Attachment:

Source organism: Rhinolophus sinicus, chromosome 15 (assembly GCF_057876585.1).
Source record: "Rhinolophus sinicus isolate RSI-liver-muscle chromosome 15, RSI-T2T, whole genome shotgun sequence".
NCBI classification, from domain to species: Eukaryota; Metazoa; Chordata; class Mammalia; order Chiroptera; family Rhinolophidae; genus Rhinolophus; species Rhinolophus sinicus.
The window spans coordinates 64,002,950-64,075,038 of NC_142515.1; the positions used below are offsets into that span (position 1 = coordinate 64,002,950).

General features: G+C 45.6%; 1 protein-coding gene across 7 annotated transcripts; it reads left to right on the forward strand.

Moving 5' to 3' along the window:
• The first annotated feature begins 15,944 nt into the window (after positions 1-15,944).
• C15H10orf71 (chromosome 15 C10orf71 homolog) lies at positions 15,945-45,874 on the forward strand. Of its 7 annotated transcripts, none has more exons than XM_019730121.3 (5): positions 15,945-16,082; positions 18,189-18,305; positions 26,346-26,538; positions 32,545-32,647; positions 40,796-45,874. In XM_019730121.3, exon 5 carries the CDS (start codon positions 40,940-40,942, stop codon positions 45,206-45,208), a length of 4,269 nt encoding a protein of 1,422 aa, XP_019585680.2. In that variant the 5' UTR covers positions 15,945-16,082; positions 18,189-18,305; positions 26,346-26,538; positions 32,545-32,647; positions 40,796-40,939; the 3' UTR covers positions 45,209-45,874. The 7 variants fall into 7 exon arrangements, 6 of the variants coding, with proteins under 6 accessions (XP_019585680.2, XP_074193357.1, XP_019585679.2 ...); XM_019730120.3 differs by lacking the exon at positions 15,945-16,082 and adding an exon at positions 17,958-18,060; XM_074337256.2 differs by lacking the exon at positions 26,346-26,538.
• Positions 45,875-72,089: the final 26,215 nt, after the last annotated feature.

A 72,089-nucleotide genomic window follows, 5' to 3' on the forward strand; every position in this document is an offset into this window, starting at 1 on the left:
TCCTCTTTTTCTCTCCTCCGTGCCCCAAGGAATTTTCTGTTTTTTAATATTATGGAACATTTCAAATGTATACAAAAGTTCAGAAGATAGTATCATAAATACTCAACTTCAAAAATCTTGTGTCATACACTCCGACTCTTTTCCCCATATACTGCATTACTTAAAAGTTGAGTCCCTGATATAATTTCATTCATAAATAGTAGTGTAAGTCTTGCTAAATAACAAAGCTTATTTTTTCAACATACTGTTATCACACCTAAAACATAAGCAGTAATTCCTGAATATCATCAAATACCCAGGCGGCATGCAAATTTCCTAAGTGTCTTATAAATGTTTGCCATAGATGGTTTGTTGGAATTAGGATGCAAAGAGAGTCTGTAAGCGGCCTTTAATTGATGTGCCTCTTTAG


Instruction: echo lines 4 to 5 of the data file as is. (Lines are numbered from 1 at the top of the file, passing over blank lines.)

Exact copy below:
The window spans coordinates 64,002,950-64,075,038 of NC_142515.1; the positions used below are offsets into that span (position 1 = coordinate 64,002,950).

General features: G+C 45.6%; 1 protein-coding gene across 7 annotated transcripts; it reads left to right on the forward strand.